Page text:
Is Promise of Rapid Economic Revival in Pakistan Realistic?
21:00 05.09.2023 (Updated: 11:40 06.09.2023) Subscribe
Dr. Gohar Ejaz, the caretaker minister for commerce and industries production, set a grand target of $25 billion in textile exports for the current year with a tight deadline. Some experts feel the agenda is non-viable considering the precarious state of the country's economy.
Dr. Gohar Ejaz held a meeting with the Pakistan Textile Exporters Association in Islamabad last Friday to outline his vision for the near future. During the meeting, the minister promised a prompt revival of all the closed industries in the country with a tight deadline of just one month.
The minister said that textile exporters generated $16 billion last year. However, this year the aim should be to surpass the target and achieve $25 billion in textile exports.
Dr. Ejaz expressed confidence in surpassing this milestone, assuring that each factory currently closed for various reasons would be reopened by September 30. The minister pledged to resolve all the issues and challenges that the exporters are currently facing within a month.
He further asserted his willingness to personally engage with all stakeholders, including industrialists. The minister asked his ministry to provide him with a detailed list of all the closed factories nationwide, along with concrete reasons for closure.
Lastly, the minister extended an open invitation to associations and business leaders, ensuring his availability to collaborate and find solutions to their problems
. Talking about the challenges such as gas, electricity, energy and fund disbursement, the minister vowed to resolve them, reiterating his commitment to fostering a thriving business environment in the country.
Some have suggested, however, that his goals are unrealistic. Pakistan's current challenges require concrete, long-term policy changes after the elections are held in order for the industrial landscape to be strengthened.
Too Good to Be True
"Poor governance and low productivity per capita in comparison with other low to middle-income developing countries have added to this balance of payment crisis in which the economy is unfortunately incapable of earning enough foreign exchange to fund the imports that it consumes," former Engro Corporation Unit Manager and financial specialist Dr. Shahid Rashid shared with Sputnik India.
Specialists like Dr. Rashid feel that the current economic crisis in Pakistan is the biggest since its independence.
"Low foreign reserves, a depreciating currency and high inflation have contributed to this scenario, as this week 1 US dollar is trading at 306.33 Pakistani rupees. It is highly likely that the depreciation will reach 500 Rs to 1 US dollar in the coming months. I would say that the country's distortive policy measures have slowed down economic activity which decreased drastically with policy tightening, flood impacts, import controls, high borrowing and fuel costs," the manager explained.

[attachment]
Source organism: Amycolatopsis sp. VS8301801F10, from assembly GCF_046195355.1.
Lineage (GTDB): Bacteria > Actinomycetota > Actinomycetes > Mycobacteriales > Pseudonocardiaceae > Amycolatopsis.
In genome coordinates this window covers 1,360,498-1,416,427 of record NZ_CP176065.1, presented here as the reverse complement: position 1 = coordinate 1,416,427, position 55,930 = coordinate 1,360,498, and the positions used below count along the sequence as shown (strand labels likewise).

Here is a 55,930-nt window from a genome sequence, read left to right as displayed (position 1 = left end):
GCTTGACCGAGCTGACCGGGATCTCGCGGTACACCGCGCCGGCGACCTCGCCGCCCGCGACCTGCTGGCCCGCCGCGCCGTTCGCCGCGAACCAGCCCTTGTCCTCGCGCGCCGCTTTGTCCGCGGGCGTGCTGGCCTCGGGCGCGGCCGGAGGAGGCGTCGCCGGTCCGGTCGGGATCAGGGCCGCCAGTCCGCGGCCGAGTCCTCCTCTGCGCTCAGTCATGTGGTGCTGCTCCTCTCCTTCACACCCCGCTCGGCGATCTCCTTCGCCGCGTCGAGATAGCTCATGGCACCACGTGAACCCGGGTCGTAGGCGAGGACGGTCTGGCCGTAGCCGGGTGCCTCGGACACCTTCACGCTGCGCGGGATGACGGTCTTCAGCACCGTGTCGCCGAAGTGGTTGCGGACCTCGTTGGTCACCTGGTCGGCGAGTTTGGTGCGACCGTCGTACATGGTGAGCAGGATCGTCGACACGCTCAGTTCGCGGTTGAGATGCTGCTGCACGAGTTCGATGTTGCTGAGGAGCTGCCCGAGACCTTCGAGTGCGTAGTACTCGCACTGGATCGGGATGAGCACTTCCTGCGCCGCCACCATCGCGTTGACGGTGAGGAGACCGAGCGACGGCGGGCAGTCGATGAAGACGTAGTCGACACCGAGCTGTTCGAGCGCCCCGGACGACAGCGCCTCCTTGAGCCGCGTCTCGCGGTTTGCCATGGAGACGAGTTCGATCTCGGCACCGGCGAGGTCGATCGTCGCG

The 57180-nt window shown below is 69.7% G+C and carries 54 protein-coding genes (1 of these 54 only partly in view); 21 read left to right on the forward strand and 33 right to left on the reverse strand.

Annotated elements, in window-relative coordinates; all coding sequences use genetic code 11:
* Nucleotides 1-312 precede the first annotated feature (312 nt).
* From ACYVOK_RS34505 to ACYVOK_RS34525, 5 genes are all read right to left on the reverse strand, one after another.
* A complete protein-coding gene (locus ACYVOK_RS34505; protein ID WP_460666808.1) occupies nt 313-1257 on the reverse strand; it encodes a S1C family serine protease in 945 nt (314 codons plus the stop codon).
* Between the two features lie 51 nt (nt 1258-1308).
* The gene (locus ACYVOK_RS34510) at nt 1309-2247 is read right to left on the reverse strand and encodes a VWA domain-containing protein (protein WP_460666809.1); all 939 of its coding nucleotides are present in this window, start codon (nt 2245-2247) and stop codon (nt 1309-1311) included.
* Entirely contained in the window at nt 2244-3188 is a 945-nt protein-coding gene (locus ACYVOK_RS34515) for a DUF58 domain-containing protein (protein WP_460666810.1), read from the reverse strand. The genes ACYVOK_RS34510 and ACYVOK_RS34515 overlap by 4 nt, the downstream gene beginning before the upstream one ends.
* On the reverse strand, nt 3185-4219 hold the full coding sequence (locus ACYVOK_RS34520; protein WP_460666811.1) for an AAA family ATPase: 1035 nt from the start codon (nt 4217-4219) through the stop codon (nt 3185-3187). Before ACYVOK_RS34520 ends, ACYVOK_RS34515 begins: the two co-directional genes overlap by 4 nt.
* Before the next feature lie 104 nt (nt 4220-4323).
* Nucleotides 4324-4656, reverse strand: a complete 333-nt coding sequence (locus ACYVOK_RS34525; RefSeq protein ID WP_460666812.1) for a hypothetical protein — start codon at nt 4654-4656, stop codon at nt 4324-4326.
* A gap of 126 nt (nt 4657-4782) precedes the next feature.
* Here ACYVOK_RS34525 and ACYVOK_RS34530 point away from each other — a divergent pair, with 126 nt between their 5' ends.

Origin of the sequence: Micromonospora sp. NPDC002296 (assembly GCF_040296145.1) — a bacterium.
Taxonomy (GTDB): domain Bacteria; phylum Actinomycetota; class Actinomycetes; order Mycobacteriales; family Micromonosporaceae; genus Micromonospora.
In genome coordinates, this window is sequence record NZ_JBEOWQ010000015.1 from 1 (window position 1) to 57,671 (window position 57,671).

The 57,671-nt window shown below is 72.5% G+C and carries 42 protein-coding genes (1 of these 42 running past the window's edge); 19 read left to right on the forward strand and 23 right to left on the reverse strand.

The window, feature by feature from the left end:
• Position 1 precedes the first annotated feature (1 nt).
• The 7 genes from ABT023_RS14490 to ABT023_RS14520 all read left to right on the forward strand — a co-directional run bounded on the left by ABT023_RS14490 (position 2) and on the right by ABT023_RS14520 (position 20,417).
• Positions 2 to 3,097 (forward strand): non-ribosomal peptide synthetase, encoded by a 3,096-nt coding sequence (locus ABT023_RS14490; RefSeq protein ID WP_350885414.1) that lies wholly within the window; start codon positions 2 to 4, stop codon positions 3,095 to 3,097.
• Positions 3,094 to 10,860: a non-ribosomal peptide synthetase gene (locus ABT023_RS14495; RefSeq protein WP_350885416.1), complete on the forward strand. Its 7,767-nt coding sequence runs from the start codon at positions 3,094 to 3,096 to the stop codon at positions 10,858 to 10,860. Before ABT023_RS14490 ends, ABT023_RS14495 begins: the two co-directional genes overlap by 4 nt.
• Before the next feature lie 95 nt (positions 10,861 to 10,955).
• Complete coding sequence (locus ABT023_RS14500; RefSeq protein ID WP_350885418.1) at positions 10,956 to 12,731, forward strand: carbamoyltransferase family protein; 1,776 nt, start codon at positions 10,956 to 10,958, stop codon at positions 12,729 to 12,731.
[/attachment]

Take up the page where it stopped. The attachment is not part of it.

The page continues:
He shared that Pakistan's agricultural output is expected to contract for the first time in more than 20 years due to last year’s devastating floods
. Hence, all of the industries' output, including textile, is expected to shrink rather than grow because of the supply chain disruptions, higher borrowing costs and political uncertainty.
“It is simple economics. It is a matter of cause and effect. Words are not enough, actions are needed and long-term policy changes with implementation of new concrete policies which cannot be done by a short-term government, but rather by a strong, stable, elected leadership,” the specialist stressed.
Placating the Public for a Short-Term Solution
Director of UK-based Midstone Centre for International Affairs, Faran Jaffery, shared his doubts over the minister's claims of miraculous revival of the industries within a short span of time.
"I don't think such claims are serious, let alone realistic. We have to understand that this is a caretaker government which has no electoral mandate. Its only job is to ensure elections within due time. It is not answerable to the public the same way an elected government is. However, the dissatisfaction among the Pakistani public not just with the state of the economy but with the entire system has been steadily growing," Jaffery told Sputnik India.
According to the director, there have been protests and strikes across Pakistan against the enormous price hikes of late.
"There are reports of people committing suicide because they are not able to pay their bills. Millions of people are going under heavy debt. Such laughable claims from members of the caretaker government should be seen as a way to placate the public in the short term. Will it work? We don't know. But there's simply no substance to these claims," Jaffery concluded.